Sometimes, when you want to try something new, it’s best to keep some of the things you do familiar. I think that’s what Mike was doing when he tried out SafAle K-97 German Ale Dry Yeast from Fermentis. He used it in an American Blonde Ale that he brewed and here’s how it turned out.
American Blonde Ale Recipe
Here is the recipe that Mike put together. It’s based on previous recipes he has created with an eye to try out this dry yeast strain.
This is for a 6.5 US Gallon – post-boil batch:
8 pounds (3.63 kg) of Weyermann Pilsner Malt
1 pound (453 g) of Flaked Barley
1 pound (453 g) of Weyermann CaraHell Malt – 13 °L
0.5 ounces (14 g) of Cascade hops (6% AA) – added at 60 minutes left to go in the boil
2 ounces (56 g) Loral hops (10% AA) – added at 10 minutes left to go in the boil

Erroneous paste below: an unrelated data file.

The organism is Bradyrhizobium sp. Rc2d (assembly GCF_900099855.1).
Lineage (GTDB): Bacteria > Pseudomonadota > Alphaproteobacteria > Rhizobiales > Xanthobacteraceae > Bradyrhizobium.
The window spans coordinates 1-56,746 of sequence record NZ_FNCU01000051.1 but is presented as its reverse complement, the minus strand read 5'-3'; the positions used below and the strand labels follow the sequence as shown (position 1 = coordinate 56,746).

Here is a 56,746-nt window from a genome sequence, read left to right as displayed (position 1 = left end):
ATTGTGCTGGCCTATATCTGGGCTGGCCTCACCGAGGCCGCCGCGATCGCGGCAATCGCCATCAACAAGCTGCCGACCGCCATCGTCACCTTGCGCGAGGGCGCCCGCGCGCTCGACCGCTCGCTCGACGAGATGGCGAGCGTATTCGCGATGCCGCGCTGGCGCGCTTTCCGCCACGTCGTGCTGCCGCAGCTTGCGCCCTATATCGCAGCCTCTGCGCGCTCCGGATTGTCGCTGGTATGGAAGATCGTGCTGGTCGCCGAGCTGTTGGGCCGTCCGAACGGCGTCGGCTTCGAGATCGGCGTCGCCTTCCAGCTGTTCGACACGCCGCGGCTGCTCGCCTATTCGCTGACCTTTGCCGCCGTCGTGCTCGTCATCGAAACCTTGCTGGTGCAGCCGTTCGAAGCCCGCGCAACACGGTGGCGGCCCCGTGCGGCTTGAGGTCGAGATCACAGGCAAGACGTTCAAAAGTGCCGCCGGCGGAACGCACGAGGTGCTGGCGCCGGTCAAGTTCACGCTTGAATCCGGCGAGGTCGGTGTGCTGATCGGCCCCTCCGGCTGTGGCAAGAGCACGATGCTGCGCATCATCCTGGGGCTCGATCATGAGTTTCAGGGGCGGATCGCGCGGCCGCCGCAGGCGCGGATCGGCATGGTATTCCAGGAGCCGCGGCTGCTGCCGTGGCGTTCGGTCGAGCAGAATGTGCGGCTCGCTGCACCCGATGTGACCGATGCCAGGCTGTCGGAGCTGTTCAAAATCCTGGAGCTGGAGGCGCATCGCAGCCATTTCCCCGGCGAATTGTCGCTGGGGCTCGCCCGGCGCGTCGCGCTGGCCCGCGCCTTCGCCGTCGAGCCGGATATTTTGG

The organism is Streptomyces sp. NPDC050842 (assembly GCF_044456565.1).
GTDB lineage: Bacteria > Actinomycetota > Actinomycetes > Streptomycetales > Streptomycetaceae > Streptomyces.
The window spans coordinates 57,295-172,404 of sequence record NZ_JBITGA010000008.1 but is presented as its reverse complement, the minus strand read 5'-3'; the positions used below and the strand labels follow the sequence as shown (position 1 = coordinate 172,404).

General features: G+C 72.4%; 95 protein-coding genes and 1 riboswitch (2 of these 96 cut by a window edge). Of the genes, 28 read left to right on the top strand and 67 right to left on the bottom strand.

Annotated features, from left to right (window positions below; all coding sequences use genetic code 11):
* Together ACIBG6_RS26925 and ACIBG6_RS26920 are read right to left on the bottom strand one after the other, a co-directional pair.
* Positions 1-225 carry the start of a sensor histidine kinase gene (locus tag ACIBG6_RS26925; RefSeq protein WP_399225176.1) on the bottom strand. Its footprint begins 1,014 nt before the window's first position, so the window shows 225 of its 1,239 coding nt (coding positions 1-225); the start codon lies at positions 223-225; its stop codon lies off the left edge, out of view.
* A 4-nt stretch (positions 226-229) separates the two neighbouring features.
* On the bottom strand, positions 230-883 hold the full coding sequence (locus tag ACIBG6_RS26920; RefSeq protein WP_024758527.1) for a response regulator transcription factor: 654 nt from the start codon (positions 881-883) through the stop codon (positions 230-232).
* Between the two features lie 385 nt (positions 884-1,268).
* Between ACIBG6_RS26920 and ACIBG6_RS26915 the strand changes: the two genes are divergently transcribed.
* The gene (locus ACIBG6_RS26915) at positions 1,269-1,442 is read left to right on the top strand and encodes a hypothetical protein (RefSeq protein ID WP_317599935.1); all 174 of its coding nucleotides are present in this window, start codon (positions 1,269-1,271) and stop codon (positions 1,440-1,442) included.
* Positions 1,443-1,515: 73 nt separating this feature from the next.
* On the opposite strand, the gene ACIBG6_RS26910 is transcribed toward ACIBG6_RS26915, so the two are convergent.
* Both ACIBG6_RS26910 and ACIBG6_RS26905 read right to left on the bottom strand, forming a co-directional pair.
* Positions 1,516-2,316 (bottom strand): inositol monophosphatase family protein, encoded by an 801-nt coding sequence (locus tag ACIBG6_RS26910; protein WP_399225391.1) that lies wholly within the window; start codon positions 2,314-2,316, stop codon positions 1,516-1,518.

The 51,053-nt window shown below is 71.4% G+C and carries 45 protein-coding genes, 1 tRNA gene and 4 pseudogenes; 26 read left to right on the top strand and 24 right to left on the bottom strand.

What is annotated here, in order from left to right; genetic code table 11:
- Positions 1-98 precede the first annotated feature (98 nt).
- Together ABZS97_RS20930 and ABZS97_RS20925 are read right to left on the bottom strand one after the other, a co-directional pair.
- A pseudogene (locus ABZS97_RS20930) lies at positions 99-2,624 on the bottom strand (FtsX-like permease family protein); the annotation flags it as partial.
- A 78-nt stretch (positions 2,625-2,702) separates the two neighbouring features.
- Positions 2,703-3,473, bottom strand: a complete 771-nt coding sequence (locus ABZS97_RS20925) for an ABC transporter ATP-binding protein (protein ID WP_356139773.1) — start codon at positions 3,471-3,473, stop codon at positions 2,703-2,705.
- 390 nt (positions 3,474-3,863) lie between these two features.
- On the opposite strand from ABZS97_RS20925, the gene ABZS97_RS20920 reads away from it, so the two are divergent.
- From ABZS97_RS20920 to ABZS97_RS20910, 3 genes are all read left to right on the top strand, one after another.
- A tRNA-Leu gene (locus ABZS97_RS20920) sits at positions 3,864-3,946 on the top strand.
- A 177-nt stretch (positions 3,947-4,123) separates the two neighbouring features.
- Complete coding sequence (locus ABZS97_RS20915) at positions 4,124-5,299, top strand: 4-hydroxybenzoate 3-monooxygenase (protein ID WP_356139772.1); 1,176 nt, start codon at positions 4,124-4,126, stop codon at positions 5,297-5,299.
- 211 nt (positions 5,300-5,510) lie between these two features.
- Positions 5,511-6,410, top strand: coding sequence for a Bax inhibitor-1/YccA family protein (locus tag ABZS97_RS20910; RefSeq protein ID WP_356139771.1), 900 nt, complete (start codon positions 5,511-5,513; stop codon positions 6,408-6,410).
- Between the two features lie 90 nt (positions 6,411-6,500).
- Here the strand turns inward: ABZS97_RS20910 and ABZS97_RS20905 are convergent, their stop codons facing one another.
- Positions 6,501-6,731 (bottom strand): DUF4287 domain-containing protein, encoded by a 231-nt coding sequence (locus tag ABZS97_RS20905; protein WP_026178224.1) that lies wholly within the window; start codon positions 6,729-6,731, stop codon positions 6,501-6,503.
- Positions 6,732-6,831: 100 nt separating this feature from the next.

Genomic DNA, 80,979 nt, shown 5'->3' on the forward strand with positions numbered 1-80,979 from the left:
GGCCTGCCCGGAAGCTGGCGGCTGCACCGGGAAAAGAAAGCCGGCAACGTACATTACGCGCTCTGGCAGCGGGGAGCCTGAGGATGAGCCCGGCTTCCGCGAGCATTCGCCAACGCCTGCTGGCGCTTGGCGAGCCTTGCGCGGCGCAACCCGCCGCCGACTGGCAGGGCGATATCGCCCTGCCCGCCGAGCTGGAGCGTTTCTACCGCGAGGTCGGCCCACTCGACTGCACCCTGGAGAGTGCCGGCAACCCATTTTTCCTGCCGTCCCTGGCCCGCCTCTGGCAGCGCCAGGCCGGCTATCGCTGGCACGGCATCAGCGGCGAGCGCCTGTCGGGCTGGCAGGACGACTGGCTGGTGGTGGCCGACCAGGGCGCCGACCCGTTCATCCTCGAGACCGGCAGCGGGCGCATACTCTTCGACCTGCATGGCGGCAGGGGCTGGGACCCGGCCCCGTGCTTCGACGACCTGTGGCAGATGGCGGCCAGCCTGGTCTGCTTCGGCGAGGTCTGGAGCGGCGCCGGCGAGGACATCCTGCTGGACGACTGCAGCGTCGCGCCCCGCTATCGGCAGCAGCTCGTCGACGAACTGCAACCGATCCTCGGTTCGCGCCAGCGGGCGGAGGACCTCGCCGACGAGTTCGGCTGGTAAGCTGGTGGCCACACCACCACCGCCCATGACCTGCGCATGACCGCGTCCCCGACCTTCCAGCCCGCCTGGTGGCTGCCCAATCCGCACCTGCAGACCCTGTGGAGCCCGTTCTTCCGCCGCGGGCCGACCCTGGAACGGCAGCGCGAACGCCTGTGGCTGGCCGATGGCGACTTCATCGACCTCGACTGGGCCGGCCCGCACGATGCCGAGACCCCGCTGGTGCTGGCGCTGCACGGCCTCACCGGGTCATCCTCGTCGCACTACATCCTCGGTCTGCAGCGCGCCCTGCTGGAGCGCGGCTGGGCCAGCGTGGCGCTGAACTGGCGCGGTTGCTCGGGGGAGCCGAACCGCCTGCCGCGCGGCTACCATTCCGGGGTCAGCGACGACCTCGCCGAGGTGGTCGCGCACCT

Yeast: SafAle K-97 German Ale Dry Yeast
Mash at 150°F (65.5 °C) for 75 minutes
Mash out at 168°F (75.5°) for 10 minutes
Ferment at 60°F (15.5 °C) for 10 days, raise temp to 68°F (20°C) for an additional 3 days
Original Gravity: 1.052
Final Gravity: 1.009
Our Tasting Notes
The beer was freshly kegged so it was a bit hazy still. Mike was confident it would clear in the keg. From the Loral, I was getting a lot of woody notes.
The body was a little heavier from the flaked barley and the CaraHell malt. The finish was still crisp and provided a pillow-y aftertaste that we enjoy in a Kölsch.
We think this yeast strain did well in this beer style. If you’re looking for an alternative to an American strain like US-05, try out K-97. It makes a great blonde ale.